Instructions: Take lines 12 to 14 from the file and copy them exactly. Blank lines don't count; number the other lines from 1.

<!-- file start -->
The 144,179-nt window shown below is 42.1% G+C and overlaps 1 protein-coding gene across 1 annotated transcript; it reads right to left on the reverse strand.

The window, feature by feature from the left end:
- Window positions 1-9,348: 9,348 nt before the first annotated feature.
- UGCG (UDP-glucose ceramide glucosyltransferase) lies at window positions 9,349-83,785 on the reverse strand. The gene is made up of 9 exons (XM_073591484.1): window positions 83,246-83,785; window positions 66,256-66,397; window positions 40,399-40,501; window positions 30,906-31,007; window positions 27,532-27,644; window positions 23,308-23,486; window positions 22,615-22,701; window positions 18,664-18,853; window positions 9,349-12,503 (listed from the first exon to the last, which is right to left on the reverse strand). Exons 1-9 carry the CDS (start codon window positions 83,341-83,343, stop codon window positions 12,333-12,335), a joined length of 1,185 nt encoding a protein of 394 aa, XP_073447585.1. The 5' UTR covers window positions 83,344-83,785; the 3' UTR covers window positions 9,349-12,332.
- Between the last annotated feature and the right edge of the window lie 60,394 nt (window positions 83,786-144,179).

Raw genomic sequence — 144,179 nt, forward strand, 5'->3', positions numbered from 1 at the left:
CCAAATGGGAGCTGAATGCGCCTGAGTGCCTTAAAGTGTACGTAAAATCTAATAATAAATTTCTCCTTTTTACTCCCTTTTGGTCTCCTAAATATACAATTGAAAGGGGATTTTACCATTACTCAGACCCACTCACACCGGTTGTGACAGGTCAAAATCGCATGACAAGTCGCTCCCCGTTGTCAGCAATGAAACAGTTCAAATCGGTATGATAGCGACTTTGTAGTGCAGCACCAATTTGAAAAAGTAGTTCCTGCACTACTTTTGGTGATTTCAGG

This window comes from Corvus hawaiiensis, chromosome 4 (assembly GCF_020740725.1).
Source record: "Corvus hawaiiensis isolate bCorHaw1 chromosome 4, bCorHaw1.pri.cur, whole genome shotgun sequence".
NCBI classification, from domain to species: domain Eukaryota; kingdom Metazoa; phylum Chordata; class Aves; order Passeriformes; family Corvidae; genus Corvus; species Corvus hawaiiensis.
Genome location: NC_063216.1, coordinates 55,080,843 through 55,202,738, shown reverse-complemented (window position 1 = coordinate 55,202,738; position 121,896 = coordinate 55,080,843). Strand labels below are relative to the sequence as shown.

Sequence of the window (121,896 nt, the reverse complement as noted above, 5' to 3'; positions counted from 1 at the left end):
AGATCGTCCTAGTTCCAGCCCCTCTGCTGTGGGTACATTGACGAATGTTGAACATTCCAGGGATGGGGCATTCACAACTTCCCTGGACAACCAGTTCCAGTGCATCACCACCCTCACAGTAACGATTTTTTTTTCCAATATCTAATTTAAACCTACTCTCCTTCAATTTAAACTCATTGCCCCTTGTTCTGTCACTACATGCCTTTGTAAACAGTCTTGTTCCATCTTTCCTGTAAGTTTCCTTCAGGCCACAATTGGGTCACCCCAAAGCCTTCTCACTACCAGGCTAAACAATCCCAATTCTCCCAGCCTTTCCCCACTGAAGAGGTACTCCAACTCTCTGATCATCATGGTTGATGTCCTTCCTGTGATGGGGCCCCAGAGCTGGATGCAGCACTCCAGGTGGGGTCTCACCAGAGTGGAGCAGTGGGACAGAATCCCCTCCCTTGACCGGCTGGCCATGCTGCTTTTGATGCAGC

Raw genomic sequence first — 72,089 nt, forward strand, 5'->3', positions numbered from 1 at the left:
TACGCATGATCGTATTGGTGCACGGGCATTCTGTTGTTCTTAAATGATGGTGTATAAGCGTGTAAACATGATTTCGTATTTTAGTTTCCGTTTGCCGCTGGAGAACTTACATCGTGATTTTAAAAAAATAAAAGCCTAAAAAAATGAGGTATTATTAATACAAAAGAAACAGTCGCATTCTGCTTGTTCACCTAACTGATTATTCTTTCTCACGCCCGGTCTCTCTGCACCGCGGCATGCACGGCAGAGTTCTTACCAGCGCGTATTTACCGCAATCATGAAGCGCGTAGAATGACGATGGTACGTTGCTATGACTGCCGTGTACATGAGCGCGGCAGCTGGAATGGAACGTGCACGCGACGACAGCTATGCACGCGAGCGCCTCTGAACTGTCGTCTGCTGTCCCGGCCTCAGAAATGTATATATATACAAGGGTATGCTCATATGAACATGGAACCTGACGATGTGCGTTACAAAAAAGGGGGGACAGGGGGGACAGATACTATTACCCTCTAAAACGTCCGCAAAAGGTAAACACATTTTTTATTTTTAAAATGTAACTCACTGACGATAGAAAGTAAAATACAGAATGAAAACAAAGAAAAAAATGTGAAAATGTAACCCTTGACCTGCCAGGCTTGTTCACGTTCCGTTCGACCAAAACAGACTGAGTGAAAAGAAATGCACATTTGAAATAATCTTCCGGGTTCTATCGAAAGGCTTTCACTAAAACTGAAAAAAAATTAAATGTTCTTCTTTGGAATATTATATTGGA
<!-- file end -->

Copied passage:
Sequence of the window (121,896 nt, the reverse complement as noted above, 5' to 3'; positions counted from 1 at the left end):
AGATCGTCCTAGTTCCAGCCCCTCTGCTGTGGGTACATTGACGAATGTTGAACATTCCAGGGATGGGGCATTCACAACTTCCCTGGACAACCAGTTCCAGTGCATCACCACCCTCACAGTAACGATTTTTTTTTCCAATATCTAATTTAAACCTACTCTCCTTCAATTTAAACTCATTGCCCCTTGTTCTGTCACTACATGCCTTTGTAAACAGTCTTGTTCCATCTTTCCTGTAAGTTTCCTTCAGGCCACAATTGGGTCACCCCAAAGCCTTCTCACTACCAGGCTAAACAATCCCAATTCTCCCAGCCTTTCCCCACTGAAGAGGTACTCCAACTCTCTGATCATCATGGTTGATGTCCTTCCTGTGATGGGGCCCCAGAGCTGGATGCAGCACTCCAGGTGGGGTCTCACCAGAGTGGAGCAGTGGGACAGAATCCCCTCCCTTGACCGGCTGGCCATGCTGCTTTTGATGCAGC

Raw genomic sequence first — 72,089 nt, forward strand, 5'->3', positions numbered from 1 at the left: